Numerical integration is far more accurate than any other method for predicting the positions of solar system bodies. Sorry, Kepler. For bodies with accurately known starting conditions, their past and future positions can be confidently calculated for hundreds of thousands of years, unless they pass too closely to each other. This could not be done until high-speed computers were invented to perform the chore of repeatedly calculating new positions across short time intervals.

#34 Ron359

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Posted 01 March 2013 - 12:42 PM

I forgot to point out that even though Elenin estimates the comet diameter as 50 km, others (Bortle) recon that absolute brighness equates to a 5 km object. This is fair as a 50 km object is represented by Hale-Bop. Siding Springs doesn't look like its a Hale-Bop class comet.

So thats a 5 km object with a > 600,000 km uncertainty aiming at a 6,800 km cross section ....


Thank you for somebody else speaking out with rationale and sensibility. When I first heard of this close pass to Mars, I immediately downloaded all the observations from the MPC and stuffed them into Bill Grey's find_orb (spectacularly powerful piece of software that's often overlooked) - estimated closest proximity to Mars was in the order of half a million kilometers with the uncertainty being about 350,000km. To me, that strongly implies "no collision possible". If this was Earth instead of Mars, it would be a zero on the Torino Scale...

Grant


I agree, it appears Phil Plait is promoting "Bad Astronomy" now?! I'm disappointed in his falling into hyping this stuff.

IF its as close as 23,000 miles to Mars, as his speculated distance is, after better orbital data, of a 4,200 mile di. planet thats over 5.5 Mars diameters away, like missing Earth at 125,000 miles or half the distance to our Moon. We'd love to see a comet in our sky that close. But, "Close but no cigar" is what I'd say.

This impact possibility was started by a guy who doesn't know how JPL ephemeris generator works, and was debunked a month ago. Better orbital data since then hasn't raised the probability much.

http://astroblogger....ng-spring-hi...

Ron

#35 Centaur

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Posted 02 March 2013 - 04:22 PM

Due to the latest (March 1) observational data for comet C/2013 A1 (Siding Spring), today Aldo Vitagliano provided me with initial conditions for 2000 clones to be entered into his Solex numerical integrator. The clones represent deviations from the nominal solution within the range of reasonable error. He has upgraded the probability of collision with Mars to 1 / 333 from his previous figure of 1 / 8333.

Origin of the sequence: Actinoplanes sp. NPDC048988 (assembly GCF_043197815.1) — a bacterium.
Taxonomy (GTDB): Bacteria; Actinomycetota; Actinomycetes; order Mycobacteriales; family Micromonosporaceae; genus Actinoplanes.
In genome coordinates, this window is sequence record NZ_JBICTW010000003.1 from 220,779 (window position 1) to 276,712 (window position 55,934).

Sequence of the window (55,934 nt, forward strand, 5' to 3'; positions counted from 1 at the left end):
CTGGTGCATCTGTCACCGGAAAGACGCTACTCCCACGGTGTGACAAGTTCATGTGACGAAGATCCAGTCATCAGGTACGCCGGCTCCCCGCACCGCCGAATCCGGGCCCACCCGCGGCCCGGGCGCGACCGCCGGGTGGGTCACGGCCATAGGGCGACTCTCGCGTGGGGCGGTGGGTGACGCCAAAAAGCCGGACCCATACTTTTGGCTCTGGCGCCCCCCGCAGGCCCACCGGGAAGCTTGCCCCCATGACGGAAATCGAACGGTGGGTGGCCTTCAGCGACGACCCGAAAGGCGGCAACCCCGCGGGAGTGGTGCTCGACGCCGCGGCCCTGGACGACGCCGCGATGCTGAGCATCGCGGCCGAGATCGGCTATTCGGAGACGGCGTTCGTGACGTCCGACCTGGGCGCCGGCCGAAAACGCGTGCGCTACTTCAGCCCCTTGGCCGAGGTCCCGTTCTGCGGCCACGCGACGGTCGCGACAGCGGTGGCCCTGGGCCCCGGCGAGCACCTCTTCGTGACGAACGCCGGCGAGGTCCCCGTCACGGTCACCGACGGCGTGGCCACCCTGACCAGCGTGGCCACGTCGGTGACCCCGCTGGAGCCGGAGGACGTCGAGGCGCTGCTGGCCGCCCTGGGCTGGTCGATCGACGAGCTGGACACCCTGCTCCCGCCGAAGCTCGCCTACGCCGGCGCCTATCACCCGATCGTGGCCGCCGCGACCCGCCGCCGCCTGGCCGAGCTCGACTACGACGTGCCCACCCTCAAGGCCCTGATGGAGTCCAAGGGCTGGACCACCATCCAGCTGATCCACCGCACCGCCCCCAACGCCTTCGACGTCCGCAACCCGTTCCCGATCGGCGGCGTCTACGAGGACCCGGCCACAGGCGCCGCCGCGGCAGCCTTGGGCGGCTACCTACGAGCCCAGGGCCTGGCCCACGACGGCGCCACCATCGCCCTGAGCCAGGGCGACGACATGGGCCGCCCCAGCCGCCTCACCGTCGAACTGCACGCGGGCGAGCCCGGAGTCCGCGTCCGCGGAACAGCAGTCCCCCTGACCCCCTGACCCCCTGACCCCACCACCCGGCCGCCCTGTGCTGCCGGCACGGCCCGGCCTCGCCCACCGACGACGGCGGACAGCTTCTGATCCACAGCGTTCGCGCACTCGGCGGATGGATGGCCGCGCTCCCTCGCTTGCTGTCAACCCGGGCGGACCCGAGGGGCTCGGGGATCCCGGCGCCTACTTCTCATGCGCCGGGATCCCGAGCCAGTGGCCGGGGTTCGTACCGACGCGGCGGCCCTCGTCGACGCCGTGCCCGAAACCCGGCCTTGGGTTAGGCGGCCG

In response, I have updated my diagram illustrating an “overhead” (north of ecliptic) view of the encounter with output from what Aldo considers to be the nominal solution. Under the nominal solution during closest approach to Mars the comet’s heliocentric eccentricity switches from hyperbolic to elliptical. The closest approach between the centers of Mars and the comet utilizing the nominal solution is 50,586 km (81,410 mi) on 2014 OCT 19 at 19:21:24 UT. My diagram can be found at: www.CurtRenz.com/comets

#36 Centaur

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Posted 04 March 2013 - 07:32 PM

I’ve added an equatorial finder chart. It may give you a better idea regarding the relative movements of Mars and the comet: www.CurtRenz.com/comets

#37 Tonk

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Posted 04 March 2013 - 08:42 PM

Thats very useful Curt.

It also shows me this event is going to be very low and close to the horizon in the worse part of my nearest city LP dome :( - oh well!

#38 Centaur

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Posted 04 March 2013 - 09:28 PM

Thats very useful Curt.

It also shows me this event is going to be very low and close to the horizon in the worse part of my nearest city LP dome :( - oh well!


Tonk, I'll see what I can do about that. ;)

#39 Darren Drake

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Posted 06 March 2013 - 03:54 PM

Latest update: The NEO Program Office has estimated the approach could be as close as 31,000 miles. Todays Spaceweather has a link also.
http://www.nasa.gov/...et20130305.html

#40 Centaur

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Posted 06 March 2013 - 04:47 PM

The closest approach between the centers of Mars and the comet utilizing the nominal solution is 50,586 km (81,410 mi) on 2014 OCT 19 at 19:21:24 UT.


It's too late to edit my March 2nd post. I incorrectly multiplied instead of divided when converting kilometers to miles. It should have read 31,433 mi. Sorry. When are we ever going to stop using those cumbersome English measurement units?

#41 GlennLeDrew

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Posted 07 March 2013 - 12:08 AM

The process of running a series of predictions covering the range of known errors is called a Monte Carlo simulation.

If nothing else, this event will provide a unique opportunity for the direct comparison of the size of a planet and a comet coma/tail.

#42 azure1961p

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Posted 07 March 2013 - 08:03 AM

It would be interesting if this pass by broke up the comet like Jupiter did to Shoemaker-Levy9 and some impacted on the surface. I know it hasn't hit the gravitational muscle of Jove but if the thing gets close enough might it not get unstable?

Just a guess here.

Pete